The Power of Ice
Here’s how you properly ice a pained area. Fill a Ziploc bag with enough crushed or cubed ice to cover
Sit or lay down. Set the bag of ice against the injury and let it cool the area for 10 to 15 minutes.
How to Use Ice for the Most Relief
Once the time is up, take off the ice immediately. You don’t want to leave it on for too long because it
can actually damage the area more than it will help it.
Ten to 15 minutes alone won’t be enough to help the injury much. You will have to wait until the area
warms back up to room temperature before trying again.
You should usually wait between 45 minutes and 1 hour before you ice again. Ice for another 10 to 15
minutes and let it warm up to room temperature.
The number of times you ice it will be up to you according to
the intensity of your pain. Usually two to three repetitions
will be sufficient for a day.
Do more though if you don’t see any improvement. Grabbing
a bag of frozen peas works just as well.
Take it from the freezer and set it against the injured area.
Keep it there for the same amount of time and return it to
the freezer in between repetitions.
By itself, ice cannot save you from all injuries. If you continue to push yourself beyond your limits
thinking that “pain is weakness leaving the body” then even a day long icing couldn’t help you.
You are liable to show up at the Salt Lake Orthopedic Center when you continue to push yourself to
injury. Nothing will put more of a damper on your workout goals than having to visit the Orthopedic
Center in Salt Lake for some joint replacement work.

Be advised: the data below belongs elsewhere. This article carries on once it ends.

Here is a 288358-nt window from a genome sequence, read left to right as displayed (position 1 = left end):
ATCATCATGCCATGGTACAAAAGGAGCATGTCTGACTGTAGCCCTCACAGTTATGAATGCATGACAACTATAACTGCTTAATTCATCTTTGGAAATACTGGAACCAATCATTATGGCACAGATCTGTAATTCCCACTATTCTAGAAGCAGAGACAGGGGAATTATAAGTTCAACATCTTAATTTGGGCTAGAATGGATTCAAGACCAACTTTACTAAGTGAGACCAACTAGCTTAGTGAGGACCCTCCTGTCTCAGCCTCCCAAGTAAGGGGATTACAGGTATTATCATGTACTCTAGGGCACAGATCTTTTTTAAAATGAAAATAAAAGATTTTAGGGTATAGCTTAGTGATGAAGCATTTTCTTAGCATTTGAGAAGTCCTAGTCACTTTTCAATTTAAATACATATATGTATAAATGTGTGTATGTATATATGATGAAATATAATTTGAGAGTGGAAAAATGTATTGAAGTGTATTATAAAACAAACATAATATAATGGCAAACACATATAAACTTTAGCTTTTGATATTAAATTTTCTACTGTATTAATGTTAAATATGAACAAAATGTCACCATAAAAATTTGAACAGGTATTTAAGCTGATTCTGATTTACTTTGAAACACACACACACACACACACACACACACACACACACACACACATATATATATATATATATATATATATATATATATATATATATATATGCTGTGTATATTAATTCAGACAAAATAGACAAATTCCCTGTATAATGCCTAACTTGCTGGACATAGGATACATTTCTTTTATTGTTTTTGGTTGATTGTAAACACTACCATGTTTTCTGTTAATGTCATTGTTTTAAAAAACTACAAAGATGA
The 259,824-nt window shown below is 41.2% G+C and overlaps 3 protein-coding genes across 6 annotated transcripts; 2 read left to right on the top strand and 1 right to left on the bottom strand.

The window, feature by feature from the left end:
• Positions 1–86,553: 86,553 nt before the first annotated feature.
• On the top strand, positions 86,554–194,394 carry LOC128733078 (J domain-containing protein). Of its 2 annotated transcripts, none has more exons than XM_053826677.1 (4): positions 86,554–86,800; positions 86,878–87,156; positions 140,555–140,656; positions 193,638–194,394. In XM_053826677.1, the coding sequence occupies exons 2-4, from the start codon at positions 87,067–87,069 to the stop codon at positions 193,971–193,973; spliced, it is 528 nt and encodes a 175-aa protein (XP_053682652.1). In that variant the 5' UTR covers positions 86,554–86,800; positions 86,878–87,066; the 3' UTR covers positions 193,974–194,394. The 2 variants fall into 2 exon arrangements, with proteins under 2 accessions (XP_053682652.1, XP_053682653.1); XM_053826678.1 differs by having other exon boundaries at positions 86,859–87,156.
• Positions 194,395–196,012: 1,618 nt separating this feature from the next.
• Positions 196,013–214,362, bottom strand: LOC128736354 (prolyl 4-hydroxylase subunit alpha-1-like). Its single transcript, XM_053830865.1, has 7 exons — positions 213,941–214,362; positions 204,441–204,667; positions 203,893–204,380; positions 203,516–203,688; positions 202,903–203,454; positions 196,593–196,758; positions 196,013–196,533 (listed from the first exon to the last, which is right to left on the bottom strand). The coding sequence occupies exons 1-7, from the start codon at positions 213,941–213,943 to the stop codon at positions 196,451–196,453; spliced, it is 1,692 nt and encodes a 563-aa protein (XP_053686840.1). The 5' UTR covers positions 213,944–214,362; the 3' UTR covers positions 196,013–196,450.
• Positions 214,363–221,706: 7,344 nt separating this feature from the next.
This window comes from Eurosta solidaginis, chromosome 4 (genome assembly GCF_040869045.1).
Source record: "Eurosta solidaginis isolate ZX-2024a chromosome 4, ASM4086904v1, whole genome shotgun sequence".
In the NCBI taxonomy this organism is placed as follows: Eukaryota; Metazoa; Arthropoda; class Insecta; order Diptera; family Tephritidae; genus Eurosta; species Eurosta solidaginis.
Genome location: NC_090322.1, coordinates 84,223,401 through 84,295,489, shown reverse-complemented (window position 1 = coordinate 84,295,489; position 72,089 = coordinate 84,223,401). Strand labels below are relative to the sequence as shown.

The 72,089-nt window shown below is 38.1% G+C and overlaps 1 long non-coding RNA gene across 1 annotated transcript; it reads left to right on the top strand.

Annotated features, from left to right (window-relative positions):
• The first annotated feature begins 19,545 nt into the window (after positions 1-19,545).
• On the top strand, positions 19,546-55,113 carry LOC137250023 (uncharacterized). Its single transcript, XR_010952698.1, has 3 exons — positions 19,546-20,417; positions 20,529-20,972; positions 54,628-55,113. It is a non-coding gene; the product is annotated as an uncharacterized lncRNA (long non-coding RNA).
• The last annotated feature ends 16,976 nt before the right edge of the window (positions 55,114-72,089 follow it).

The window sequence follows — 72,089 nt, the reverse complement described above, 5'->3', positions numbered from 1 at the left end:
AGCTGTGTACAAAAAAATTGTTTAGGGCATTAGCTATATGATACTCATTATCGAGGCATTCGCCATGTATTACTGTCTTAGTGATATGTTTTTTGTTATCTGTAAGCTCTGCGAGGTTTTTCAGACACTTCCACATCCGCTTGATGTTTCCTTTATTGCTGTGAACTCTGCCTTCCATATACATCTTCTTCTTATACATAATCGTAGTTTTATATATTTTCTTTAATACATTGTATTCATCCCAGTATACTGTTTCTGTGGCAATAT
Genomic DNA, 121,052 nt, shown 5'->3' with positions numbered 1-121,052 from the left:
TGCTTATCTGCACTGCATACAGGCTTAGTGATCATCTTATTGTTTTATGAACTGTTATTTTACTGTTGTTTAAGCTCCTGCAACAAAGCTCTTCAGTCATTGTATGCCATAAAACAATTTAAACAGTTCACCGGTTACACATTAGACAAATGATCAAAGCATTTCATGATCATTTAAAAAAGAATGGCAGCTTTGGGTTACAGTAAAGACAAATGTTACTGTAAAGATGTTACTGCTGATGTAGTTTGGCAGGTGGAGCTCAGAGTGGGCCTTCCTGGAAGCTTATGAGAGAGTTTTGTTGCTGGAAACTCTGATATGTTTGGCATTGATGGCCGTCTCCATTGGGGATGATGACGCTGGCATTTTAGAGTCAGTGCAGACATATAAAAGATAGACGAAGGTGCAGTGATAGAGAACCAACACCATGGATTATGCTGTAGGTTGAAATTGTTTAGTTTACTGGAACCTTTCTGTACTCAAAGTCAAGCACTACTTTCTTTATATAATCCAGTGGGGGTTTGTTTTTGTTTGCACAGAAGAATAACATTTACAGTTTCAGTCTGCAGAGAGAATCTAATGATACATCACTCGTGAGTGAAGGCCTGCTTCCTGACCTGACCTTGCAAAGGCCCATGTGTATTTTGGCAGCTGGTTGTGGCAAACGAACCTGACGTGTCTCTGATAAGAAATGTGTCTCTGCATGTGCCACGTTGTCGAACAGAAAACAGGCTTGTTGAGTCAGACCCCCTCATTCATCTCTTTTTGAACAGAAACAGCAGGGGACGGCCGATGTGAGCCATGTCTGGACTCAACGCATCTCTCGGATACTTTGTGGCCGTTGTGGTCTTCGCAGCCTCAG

Listen to Your Body
To avoid this result, you need to create balance. The balance you
need to find is to know when your body is telling you to stop and
when the burn is just enough.
One of the biggest distinctions to remember is that joint pain isn’t
always weakness leaving the body. Joint pain is usually indicative
that you’ve pushed your skeletal structure to its limits and you
need to slow down.
It could also indicate that you need to spend more time working on the supporting muscles around the
joint to cradle it in future. In cases like this, consider slowing down your workout, allowing the joint to
start healing with ice and proper care, and then cross training to strengthen the area.
Cross training will usually involve activities like hiking, sprinting, or swimming. This will work out
different muscles that stabilize your joints in future.
Listen to your body for pains like that. Ask representatives at the Salt Lake Orthopedic Center for
recommendations on how to identify the proper workout and too much.
Also talk to others that work out. Ice will help you to stave off injuries as they begin.
You’re going to have to have a heart to heart with your body to know when to slow down and when
you’re simply pushing yourself to better things. With time, experience, and a lot of icing though, you’ll
learn quickly what’s good and what’s bad.
Photo Credit: topfer asifthebes